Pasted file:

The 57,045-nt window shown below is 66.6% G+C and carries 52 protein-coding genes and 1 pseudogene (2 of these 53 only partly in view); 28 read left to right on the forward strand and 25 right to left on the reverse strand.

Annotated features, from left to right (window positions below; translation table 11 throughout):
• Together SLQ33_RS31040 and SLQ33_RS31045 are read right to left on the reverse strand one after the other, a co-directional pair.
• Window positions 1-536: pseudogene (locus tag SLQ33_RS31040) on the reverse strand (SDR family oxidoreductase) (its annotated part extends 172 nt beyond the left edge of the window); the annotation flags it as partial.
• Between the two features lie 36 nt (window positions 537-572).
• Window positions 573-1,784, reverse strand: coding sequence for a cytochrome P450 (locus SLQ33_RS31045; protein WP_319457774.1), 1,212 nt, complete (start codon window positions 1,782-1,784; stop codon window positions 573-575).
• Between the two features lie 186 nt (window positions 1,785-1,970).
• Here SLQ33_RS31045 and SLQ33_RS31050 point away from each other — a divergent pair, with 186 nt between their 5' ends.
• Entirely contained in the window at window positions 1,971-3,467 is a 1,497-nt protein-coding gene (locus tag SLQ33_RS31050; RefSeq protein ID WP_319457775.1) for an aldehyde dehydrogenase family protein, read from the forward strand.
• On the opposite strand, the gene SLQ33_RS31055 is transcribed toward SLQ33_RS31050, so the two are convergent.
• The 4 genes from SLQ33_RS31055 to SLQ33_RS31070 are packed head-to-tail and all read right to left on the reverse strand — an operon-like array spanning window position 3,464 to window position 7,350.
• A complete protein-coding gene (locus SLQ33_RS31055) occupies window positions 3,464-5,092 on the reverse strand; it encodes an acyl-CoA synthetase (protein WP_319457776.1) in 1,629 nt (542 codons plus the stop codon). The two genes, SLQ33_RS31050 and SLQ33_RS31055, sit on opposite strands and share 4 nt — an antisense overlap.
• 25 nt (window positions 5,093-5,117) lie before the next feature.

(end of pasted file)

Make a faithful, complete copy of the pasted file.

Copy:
The 57,045-nt window shown below is 66.6% G+C and carries 52 protein-coding genes and 1 pseudogene (2 of these 53 only partly in view); 28 read left to right on the forward strand and 25 right to left on the reverse strand.

Annotated features, from left to right (window positions below; translation table 11 throughout):
• Together SLQ33_RS31040 and SLQ33_RS31045 are read right to left on the reverse strand one after the other, a co-directional pair.
• Window positions 1-536: pseudogene (locus tag SLQ33_RS31040) on the reverse strand (SDR family oxidoreductase) (its annotated part extends 172 nt beyond the left edge of the window); the annotation flags it as partial.
• Between the two features lie 36 nt (window positions 537-572).
• Window positions 573-1,784, reverse strand: coding sequence for a cytochrome P450 (locus SLQ33_RS31045; protein WP_319457774.1), 1,212 nt, complete (start codon window positions 1,782-1,784; stop codon window positions 573-575).
• Between the two features lie 186 nt (window positions 1,785-1,970).
• Here SLQ33_RS31045 and SLQ33_RS31050 point away from each other — a divergent pair, with 186 nt between their 5' ends.
• Entirely contained in the window at window positions 1,971-3,467 is a 1,497-nt protein-coding gene (locus tag SLQ33_RS31050; RefSeq protein ID WP_319457775.1) for an aldehyde dehydrogenase family protein, read from the forward strand.
• On the opposite strand, the gene SLQ33_RS31055 is transcribed toward SLQ33_RS31050, so the two are convergent.
• The 4 genes from SLQ33_RS31055 to SLQ33_RS31070 are packed head-to-tail and all read right to left on the reverse strand — an operon-like array spanning window position 3,464 to window position 7,350.
• A complete protein-coding gene (locus SLQ33_RS31055) occupies window positions 3,464-5,092 on the reverse strand; it encodes an acyl-CoA synthetase (protein WP_319457776.1) in 1,629 nt (542 codons plus the stop codon). The two genes, SLQ33_RS31050 and SLQ33_RS31055, sit on opposite strands and share 4 nt — an antisense overlap.
• 25 nt (window positions 5,093-5,117) lie before the next feature.